Great news, people of the paranormal persuasion: According to Live Science, the U.K.’s Ministry of Defense is finally feeding the world’s collective curiosity by releasing its collection of UFO sighting reports. For the first time ever, the public can dig into the Ministry’s ‘X-Files’ that were collected from the early 1950s all the way to 2009, at which point the country finally decided to pull the plug on the department responsible for these things. Presumably, the British equivalent to Fox Mulder is still sitting in a pub somewhere, whining about the truth still being out there to anyone within earshot.
The Ministry of Defense’s UFO sighting catalog might seem like a strange thing, but Great Britain does in fact have a history with unidentified flying objects. In the 1950s, the country went through an outright UFO craze, and even Winston Churchill himself got in on the action. In 1952, he sent a memo to Britain’s Air Minister, asking: “What does all this stuff about flying saucers amount to? What can it mean? What is the truth?” It’s probably fair to guess that after such high-ranking interest, it was fairly easy to secure a budget for UFO research.
What on Earth prompted Britain to release their 'X-Files?'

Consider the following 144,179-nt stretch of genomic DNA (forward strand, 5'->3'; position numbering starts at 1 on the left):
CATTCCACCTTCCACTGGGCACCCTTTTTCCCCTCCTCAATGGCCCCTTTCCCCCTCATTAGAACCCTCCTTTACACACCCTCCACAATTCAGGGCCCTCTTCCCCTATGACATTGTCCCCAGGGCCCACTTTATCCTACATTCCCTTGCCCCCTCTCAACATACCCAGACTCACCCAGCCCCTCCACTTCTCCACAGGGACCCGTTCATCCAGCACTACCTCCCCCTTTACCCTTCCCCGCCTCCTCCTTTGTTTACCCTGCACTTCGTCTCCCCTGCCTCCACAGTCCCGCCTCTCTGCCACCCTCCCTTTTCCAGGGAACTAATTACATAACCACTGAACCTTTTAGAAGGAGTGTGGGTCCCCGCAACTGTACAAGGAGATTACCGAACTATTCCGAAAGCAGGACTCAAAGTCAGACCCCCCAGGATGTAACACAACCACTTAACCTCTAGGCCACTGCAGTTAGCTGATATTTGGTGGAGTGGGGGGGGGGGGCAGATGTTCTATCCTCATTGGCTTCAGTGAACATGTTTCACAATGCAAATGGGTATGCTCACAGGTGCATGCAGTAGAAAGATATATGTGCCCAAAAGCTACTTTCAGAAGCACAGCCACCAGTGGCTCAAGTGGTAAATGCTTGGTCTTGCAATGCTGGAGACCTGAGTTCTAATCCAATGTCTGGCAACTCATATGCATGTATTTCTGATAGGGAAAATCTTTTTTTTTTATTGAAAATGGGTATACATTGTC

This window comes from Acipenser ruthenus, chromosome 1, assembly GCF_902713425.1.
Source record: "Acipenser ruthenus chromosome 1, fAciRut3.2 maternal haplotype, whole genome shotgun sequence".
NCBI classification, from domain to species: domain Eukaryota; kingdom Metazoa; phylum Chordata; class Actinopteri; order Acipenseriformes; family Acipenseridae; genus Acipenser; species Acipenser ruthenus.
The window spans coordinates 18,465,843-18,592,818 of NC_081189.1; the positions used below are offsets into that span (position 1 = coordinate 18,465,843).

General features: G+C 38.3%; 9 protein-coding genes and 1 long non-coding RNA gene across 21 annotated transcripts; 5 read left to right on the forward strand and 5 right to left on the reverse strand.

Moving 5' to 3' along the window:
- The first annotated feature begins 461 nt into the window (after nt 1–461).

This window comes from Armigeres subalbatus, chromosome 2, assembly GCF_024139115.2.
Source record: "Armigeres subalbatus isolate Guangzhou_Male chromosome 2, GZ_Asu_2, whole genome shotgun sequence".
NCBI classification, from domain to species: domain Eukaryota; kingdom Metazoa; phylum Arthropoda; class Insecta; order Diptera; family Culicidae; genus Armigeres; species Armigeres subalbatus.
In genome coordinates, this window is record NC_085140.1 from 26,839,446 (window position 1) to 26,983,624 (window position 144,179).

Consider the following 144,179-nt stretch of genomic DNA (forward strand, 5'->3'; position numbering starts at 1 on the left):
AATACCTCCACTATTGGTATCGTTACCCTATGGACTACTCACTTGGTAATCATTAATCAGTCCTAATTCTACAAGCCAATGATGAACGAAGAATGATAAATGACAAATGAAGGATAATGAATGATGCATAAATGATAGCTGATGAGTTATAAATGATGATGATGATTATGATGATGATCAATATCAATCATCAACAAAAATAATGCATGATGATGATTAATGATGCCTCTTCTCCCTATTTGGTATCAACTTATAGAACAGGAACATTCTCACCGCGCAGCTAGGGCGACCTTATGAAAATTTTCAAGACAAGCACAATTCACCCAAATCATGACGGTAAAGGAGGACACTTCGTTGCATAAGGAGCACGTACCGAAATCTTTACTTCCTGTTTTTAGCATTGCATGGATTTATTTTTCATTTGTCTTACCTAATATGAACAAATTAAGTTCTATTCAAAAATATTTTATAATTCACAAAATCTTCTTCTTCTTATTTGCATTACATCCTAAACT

It’s tempting to imagine that some heroic figure within the government program — perhaps one who bears no small resemblance to actor David Duchovny — has worked for years to bring these files accessible to the public and is finally nearing his goal. However, it looks like the reason the files have been flagged for release is much simpler and more boring: Pure bureaucracy.
The Ministry of Defense’s Churchill-induced “flying saucer group” soon came to conclusion that unidentified flying objects were “hoaxes, delusions or ordinary objects that were misidentified,” and while the ministry did continue to keep tabs on sightings until 2009, it appears they’re not exactly concerned about releasing groundbreaking information. Several of the UFO files have already been released on the website of the U.K. National Archives, and the decision to release it all for the public came because a news agency called PA Media invoked the country’s Freedom of Information Act to request the files. In fact, it looks a bit like the officials simply decided it would be less of a pain in the rear to just release it all than to keep uploading the occasional file to the National Archive website. So, as it stands, the files are set to be released at some point in 2020 on a website of their own. Despite the rather anticlimactic way the decision to release them was made, UFO enthusiasts still believe that the files could contain some pretty interesting stuff.
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